wouldn't get very cold (fan stuck) and the freezer wouldn't get below
40 for weeks, no frozen dinner spoiled. It took me about 30 days to
eat them all.
Remove NOPSAM to email me. Please let
me know if you have posted also.
Your local power company will be very upsets with any home brew attempt
to do this. I don't blame them. It has a tendency to kill workers.
You little generator is not going to do all you want it to do. The
specs are generally greatly optimistic. If you want to run A/C get a real
generator and have it properly installed.
What you do with the wires inside your house is none of their business, IMO.
Would you have any evidence for this article of faith?
Why not heat water on a regular basis in wintertime with Honda's 6500 W
water-cooled generator in an exhaust-depressurized plastic film room in
the basement, with a CO detector? Item# 1676-1601 at NorthernTool.com.
The description says "744.5dB@7.7yards" :-) Running 4.7 hours on 4.2 gallons
of gas, it could make 4.7x6.5 = 31 kWh of electricity and 4.2x114K/3412-31
= 110 kWh of "waste heat." About 4'x2'x2', 309 pounds, with wheels.
Play the troll if you like, but please don't make such irresponsible
remarks. It could cost a life. As long as your wires are connected to
their system they certainly do have a right to control what you do with
those wires. If you don't believe me as you attorney.
We hope the main breaker is off. The house is not on the grid, but
likely some poor work crew is trying their best to get it back on and they
could face 120V where it should not be. It is for that very reason that the
power companies and local authorities require a professional system to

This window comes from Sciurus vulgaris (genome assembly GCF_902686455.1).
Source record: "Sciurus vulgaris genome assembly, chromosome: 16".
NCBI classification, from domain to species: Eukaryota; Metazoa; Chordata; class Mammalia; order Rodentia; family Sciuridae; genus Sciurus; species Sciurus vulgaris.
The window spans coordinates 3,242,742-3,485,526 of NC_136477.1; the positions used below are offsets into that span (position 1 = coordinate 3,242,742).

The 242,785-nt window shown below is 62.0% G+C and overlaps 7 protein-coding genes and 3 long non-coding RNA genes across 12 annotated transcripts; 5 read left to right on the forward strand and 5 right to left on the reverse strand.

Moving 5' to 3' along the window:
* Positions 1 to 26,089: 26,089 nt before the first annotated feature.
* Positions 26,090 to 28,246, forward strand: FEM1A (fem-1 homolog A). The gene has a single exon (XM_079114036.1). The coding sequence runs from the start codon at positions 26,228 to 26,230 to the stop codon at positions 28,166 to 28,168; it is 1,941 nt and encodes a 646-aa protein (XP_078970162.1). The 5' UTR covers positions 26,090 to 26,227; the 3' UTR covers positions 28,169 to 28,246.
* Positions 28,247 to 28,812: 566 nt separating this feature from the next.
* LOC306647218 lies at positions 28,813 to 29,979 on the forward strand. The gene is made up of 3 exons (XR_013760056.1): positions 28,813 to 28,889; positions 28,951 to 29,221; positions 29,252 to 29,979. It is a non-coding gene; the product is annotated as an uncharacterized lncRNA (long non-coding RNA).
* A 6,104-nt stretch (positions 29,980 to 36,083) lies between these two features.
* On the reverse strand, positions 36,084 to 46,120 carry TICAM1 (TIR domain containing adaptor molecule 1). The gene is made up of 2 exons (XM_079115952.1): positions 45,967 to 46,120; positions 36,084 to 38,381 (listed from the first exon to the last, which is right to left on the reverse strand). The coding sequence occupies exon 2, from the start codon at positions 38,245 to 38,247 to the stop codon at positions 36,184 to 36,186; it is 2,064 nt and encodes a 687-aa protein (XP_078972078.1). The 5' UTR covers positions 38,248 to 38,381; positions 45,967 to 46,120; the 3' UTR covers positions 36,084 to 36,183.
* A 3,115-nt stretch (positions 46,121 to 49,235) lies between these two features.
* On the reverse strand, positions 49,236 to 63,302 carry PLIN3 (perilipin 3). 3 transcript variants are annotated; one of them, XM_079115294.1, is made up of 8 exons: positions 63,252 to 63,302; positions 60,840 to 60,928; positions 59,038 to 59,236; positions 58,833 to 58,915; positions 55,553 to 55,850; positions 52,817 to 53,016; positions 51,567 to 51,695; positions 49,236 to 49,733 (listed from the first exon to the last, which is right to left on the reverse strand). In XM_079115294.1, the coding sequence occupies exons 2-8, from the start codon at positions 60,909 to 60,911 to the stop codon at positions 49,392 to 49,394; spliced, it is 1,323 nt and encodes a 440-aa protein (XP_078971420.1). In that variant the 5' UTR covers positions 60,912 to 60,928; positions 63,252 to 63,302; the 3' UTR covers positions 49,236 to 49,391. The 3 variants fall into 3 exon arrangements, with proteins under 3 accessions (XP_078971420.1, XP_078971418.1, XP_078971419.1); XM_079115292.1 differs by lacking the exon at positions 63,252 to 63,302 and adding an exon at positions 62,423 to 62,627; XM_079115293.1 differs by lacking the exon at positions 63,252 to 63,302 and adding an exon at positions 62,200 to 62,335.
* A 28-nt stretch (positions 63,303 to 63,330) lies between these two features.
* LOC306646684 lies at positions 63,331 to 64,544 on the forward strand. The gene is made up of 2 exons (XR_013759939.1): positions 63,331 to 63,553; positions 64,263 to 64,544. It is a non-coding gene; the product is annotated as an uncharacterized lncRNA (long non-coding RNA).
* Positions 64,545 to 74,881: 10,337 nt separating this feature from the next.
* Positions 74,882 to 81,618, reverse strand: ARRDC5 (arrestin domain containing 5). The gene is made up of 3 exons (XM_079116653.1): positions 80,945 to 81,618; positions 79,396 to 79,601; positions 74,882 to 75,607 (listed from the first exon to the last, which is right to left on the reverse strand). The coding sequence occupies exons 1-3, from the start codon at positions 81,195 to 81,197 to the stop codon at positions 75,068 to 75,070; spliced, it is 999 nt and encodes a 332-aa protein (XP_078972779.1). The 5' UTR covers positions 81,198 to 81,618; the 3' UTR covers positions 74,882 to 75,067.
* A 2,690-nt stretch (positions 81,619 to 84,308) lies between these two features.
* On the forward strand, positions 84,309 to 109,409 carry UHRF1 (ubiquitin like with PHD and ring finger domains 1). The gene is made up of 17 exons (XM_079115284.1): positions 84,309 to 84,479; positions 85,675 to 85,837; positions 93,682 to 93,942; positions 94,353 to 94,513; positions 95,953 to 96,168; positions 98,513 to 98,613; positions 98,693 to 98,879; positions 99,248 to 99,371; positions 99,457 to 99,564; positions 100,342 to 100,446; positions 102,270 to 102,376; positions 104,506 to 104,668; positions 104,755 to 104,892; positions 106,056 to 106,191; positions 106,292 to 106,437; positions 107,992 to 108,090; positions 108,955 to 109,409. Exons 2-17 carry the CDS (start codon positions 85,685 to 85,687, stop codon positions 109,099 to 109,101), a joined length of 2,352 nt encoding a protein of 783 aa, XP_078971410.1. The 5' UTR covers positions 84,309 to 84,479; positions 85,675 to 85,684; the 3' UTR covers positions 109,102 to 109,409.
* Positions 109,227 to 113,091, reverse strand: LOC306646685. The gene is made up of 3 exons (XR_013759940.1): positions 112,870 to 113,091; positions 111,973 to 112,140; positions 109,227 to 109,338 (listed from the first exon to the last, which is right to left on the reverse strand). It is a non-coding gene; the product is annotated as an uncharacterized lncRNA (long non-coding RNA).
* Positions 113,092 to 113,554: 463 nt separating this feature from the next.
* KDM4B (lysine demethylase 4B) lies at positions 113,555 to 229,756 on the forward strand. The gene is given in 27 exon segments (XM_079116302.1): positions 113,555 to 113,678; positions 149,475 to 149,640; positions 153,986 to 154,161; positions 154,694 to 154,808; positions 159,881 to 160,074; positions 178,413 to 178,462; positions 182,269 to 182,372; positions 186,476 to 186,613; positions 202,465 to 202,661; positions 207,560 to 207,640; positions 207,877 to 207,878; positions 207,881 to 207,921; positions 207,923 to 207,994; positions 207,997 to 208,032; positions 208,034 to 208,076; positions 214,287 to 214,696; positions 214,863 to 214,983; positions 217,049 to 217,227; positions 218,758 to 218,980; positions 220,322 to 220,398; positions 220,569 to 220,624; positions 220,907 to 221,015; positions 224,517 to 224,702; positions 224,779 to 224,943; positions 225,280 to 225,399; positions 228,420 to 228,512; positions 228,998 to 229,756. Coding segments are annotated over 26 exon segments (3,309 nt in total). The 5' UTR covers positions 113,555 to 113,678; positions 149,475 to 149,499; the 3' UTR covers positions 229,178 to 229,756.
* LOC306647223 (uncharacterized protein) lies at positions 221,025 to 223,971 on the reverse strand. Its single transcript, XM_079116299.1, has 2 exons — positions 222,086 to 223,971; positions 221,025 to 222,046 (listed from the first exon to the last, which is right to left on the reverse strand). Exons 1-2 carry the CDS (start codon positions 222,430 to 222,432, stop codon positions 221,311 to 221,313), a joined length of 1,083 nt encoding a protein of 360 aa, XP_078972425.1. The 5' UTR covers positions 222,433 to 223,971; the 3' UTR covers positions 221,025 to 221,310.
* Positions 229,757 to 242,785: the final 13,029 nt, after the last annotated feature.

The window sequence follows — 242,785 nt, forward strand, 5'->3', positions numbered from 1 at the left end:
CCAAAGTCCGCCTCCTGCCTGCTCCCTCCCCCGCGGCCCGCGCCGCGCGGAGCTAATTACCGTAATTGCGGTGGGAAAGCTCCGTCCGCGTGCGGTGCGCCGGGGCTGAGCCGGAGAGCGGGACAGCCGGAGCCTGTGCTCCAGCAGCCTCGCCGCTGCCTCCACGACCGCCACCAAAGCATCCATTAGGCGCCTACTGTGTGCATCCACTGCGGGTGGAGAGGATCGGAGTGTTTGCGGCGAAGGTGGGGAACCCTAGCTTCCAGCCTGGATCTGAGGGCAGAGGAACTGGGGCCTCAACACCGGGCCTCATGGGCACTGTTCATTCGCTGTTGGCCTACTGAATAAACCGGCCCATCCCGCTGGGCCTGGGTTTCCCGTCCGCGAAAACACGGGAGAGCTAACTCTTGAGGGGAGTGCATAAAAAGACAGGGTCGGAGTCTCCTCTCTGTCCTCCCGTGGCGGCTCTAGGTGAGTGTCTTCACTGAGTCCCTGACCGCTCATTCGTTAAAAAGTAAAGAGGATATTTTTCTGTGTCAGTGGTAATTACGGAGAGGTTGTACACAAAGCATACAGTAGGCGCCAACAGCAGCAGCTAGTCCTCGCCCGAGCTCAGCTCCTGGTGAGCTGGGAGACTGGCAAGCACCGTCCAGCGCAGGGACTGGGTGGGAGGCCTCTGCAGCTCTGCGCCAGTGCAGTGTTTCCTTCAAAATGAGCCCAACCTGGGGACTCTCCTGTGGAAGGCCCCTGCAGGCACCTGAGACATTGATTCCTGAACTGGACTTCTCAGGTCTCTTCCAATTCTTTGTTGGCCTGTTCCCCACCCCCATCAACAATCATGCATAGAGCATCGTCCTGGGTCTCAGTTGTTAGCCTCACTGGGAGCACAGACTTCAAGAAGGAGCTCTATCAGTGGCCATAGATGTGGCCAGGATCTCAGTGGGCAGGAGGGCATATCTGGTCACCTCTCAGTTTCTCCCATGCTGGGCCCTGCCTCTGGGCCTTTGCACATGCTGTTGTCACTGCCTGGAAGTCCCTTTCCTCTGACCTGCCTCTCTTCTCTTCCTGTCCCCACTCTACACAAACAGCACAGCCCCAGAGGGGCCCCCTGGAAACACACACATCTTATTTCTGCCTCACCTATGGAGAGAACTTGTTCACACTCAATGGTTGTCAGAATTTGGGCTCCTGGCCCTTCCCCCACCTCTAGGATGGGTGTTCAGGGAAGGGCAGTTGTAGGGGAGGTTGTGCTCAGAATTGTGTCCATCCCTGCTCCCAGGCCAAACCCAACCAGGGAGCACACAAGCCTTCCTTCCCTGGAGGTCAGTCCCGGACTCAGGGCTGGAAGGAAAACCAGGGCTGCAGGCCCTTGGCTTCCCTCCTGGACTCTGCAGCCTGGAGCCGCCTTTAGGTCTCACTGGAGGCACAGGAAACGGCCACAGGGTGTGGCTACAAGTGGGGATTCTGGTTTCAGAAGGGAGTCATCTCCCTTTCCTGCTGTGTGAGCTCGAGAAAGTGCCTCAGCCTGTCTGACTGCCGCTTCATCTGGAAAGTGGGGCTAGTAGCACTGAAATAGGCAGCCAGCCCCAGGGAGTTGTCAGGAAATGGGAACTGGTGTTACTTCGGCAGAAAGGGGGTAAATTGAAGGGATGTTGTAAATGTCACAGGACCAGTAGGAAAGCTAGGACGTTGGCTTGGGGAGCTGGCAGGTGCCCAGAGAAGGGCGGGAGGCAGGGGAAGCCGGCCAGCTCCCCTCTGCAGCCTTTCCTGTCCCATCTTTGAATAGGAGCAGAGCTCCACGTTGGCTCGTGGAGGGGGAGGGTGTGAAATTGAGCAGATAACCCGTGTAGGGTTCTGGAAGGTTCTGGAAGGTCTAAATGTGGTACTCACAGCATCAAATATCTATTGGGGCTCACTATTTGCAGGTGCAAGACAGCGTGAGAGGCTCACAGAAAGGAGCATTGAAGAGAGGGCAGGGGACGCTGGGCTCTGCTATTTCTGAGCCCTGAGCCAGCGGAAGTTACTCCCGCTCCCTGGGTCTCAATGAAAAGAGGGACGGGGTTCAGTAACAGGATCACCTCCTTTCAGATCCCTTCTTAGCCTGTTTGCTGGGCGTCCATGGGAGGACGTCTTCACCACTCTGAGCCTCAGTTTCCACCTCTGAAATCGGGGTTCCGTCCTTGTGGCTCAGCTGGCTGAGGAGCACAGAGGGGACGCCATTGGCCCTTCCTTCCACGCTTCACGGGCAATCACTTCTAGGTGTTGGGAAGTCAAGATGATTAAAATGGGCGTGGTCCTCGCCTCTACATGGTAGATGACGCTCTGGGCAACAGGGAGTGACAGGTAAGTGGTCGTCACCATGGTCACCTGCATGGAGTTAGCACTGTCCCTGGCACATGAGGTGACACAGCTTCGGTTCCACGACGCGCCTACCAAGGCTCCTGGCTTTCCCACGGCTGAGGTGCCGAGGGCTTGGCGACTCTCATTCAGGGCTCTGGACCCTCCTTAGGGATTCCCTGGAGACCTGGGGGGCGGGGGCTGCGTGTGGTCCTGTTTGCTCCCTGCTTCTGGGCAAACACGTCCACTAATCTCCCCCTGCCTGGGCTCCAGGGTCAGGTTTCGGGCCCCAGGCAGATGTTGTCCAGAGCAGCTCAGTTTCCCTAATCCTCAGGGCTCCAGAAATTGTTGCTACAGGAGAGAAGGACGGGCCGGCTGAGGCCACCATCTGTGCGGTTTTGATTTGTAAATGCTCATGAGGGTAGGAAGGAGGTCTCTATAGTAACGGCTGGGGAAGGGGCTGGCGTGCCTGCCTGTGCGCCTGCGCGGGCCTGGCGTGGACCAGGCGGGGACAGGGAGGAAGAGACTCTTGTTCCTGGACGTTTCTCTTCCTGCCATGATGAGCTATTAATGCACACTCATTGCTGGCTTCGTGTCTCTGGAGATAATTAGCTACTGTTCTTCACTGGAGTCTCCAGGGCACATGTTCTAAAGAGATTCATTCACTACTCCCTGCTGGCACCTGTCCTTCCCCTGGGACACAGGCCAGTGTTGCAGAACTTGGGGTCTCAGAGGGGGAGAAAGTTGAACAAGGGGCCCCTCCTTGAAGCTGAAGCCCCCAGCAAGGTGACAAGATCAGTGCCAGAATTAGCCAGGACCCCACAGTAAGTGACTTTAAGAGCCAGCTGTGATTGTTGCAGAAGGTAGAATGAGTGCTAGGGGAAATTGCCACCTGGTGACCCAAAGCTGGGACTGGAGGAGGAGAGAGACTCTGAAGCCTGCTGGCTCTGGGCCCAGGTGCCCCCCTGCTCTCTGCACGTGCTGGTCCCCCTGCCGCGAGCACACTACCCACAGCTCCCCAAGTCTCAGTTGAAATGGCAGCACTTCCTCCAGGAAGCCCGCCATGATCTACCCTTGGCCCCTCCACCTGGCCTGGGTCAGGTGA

provide a fail safe system to prevent feedback into the grid. An excuse
like you have no right to tell me what to do with the wiring in my home or I
thought the main breaker was off, is not going to do much after an accident.
It is also foolish since how you wire you home is governed by the electric
code. You don't have the right to decide what to do with your own wiring.
Either use extension cords directly to the devices, or put in a proper
transfer switch. Unless your mains have a place to do a padlock lockout, and
you keep the key in your pocket, there is always the chance some fool will
flip it with the generator on, and backfeed the grid. Even with the lockout,
under certain circumstances of a failure in your wiring, the neutral bus
could go hot all the way back to the (usually shared) can on the pole. Not
likely, but possible, so it is stupid to take the chance when safer methods
EMERGENCY!!! means an unforseen situation. You are obviously planning in
advance, which is good, but it also means 'lack of the proper hardware' is
not a good excuse. If you have the cash for the generator, you can also
afford the hardware to connect it properly. These codes and standards of
practices were developed for a reason- to protect utility workers, fire and
rescue crews, and even you and your family. No, they can't prevent you from
wiring your place like you want, but if/when they find out, they can also
disconnect you from outside power till they are satisified you are playing
by the rules.
The 'assume' that the3 breaker is off, was for you guys in answering my
question. For me, I AM DARN SURE!
On this thread I have learned the following:
"120V to a 240V water heater works just fine. My inlaws had theirs
that way by some idiot electrician. The drawback is that recovery time
_abysmally_ slow (4 times slower). You can imagine what a house with
this problem and four women in it is like when it comes to showers. "
In addition, if I timeshare the refridge with the water heater, and
keep the 5,000 BTU A/C running, the 3,000 watt generator should
Longer run times, less noise, lighter, and OK for an EMERGENCY!
If you had seen the miles l----o------n------ g (no) gas lines after
Wilma, you would understand my concern about using as little gas as